CHICAGO -- The October 2006 issue of the Journal of the American Dietetic Association contains articles and research studies you may find of interest. Below is a summary of some of this month's articles.
Gender Differences and Dieting Trends among College Students
Women college students are more likely than men to diet or try other weight-loss practices, while men who attempt weight loss typically try exercise rather than dieting, according to researchers at the University of Nebraska.
The study found differences between men and women related to dieting trends and sources of nutrition knowledge and beliefs. For example, a significantly larger percentage of women than men reported they had tried low-fat diets (19.3 percent vs. 7.6 percent), low-carbohydrate diets (15.5 percent vs. 10 percent) and vegetarian diets (4.4 percent vs. 0 percent). Other findings include:
According to the researchers: "These findings are in agreement with reports of women's tendency to hold stronger beliefs related to nutrition than men. Though men have some sensitivity to body fat, women are much more sensitive."
Virtually all participants in the study (94.4 percent) agreed that it is important to eat a variety of foods for good health. Three quarters said they believe nutritional content of foods is important and that "a right ratio of carbohydrates, fats and proteins" exists to achieve and maintain health.
The researchers conclude: "The nutritional quality of diets may differ by sex, but our study showed no significant difference in the perception of healthfulness of diet."
School Vending Machines, Fast-Food Restaurants and Sugar Intake among Children Children's purchases from school vending machines are likely to be soda and other sugar-sweetened drinks, and children who eat at fast-food restaurants are more likely to drink sugar-sweetened beverages than children who do not visit fast-food places, according to researchers at the Harvard School of Public Health.
The researchers studied the daily sugar-sweetened beverage (regular soda, fruit drinks and iced tea) purchases from school vending machines and visits to fast-food restaurants of nearly 1,500 students in 10 different middle schools. According to the study, 71 percent of the students reported purchasing sugar-sweetened beverages (either a sweetened drink or a non-diet soda), including 68 percent who bought one to three vending machine items, and 79 percent who bought four or more.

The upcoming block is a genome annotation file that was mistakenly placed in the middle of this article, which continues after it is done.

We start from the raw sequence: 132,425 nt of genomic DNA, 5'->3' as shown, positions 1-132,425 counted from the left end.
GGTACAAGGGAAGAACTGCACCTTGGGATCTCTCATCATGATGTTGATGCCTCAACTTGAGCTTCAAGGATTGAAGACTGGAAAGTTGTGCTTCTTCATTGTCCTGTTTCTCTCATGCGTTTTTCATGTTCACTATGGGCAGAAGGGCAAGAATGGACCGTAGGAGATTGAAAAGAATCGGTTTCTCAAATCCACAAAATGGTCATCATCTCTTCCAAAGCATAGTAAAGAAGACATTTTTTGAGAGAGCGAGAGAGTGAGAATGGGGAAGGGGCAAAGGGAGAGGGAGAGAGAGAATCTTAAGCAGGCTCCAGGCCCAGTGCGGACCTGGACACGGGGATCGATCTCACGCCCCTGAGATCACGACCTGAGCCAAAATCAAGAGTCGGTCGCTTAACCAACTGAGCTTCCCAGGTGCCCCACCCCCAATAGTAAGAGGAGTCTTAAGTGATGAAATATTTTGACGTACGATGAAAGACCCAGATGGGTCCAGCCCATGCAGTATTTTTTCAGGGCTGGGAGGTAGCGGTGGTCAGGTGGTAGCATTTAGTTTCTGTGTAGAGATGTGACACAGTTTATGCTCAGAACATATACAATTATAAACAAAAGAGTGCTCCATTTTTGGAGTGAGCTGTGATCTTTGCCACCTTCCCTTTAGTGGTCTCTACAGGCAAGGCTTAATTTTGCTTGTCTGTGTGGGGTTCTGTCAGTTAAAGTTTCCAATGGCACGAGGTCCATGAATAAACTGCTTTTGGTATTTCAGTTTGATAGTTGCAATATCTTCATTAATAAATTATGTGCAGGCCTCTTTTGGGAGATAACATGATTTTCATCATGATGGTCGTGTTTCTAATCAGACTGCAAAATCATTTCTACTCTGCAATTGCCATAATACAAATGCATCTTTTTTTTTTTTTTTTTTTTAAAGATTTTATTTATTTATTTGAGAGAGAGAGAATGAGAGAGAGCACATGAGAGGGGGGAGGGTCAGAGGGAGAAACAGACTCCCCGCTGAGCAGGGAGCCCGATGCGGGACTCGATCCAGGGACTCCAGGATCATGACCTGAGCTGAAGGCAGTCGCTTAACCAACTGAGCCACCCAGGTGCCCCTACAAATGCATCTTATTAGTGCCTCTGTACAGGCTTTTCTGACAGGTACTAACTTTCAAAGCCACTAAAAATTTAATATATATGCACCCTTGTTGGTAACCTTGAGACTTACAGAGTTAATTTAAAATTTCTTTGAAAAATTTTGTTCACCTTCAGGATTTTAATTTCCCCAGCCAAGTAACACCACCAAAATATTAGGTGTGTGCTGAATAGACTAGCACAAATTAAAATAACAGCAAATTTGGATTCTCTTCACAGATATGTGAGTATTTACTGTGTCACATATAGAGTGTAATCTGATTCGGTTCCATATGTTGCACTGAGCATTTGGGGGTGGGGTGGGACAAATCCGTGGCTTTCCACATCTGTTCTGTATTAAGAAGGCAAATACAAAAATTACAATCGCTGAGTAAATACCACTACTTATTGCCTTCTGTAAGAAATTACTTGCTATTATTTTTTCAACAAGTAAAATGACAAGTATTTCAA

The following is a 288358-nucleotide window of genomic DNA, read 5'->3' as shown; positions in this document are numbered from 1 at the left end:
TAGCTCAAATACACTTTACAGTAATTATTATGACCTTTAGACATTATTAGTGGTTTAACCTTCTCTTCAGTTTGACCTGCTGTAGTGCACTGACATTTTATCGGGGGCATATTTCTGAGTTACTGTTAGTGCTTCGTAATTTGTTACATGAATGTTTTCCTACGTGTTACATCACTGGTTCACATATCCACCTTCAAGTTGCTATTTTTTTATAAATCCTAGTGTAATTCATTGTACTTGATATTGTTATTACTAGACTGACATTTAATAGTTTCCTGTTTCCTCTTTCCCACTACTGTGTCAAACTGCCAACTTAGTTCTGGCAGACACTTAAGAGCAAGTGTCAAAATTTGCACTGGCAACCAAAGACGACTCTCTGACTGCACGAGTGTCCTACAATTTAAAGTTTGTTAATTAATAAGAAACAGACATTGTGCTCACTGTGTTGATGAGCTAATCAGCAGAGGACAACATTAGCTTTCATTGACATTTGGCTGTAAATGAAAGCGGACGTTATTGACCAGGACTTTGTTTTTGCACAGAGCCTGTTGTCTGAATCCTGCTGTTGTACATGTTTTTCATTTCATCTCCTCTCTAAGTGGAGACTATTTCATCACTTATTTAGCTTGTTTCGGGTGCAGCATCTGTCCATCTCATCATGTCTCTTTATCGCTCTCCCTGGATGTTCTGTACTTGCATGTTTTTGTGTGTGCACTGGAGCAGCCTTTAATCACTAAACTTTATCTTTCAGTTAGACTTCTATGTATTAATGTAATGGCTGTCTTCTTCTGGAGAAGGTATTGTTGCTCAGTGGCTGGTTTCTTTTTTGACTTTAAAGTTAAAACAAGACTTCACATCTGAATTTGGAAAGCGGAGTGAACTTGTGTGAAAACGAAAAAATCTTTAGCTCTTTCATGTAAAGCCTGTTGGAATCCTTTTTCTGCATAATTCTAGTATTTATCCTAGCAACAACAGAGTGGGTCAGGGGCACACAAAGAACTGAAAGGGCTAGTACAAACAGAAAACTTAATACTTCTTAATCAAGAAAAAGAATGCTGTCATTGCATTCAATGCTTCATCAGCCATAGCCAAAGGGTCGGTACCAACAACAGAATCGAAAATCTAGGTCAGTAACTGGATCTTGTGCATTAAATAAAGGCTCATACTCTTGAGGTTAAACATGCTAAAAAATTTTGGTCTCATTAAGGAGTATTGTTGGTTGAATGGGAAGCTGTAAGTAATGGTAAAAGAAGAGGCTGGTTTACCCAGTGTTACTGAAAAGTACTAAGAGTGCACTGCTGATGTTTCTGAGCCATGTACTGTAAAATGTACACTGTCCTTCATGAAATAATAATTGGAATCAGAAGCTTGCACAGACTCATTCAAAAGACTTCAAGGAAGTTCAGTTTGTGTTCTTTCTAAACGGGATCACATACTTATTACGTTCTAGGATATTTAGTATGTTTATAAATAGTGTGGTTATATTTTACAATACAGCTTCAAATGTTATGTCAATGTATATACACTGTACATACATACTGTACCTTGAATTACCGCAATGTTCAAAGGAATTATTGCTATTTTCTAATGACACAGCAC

"The number of items youth purchased at school vending machines was directly associated with sugar-sweetened beverage purchase and intake," the researchers write. Sugar-sweetened drinks "were purchased by more students than any other type of item," more than three times the number of purchases of the next most popular drink: water.
The study found that the number of children's visits to fast-food restaurants "was also directly associated" with drinking sugar-sweetened beverages. "These findings suggest that school vending machines and fast-food restaurants make independent contributions to total (sugar-sweetened beverage) intake that increase with repeated exposure or use."
Additional research articles in the October Journal of the American Dietetic Association include:
For more information or to receive a copy of a Journal article, e-mail email@example.com.
The Journal of the American Dietetic Association is the official research publication of the American Dietetic Association and is the premier peer-reviewed journal in the field of nutrition and dietetics.
With approximately 65,000 members, the American Dietetic Association is the nation's largest organization of food and nutrition professionals. The Chicago-based ADA serves the public by promoting optimal nutrition, health and well-being. To locate a registered dietitian in your area, visit the American Dietetic Association at www.eatright.org.
Last reviewed: By John M. Grohol, Psy.D. on 21 Feb 2009
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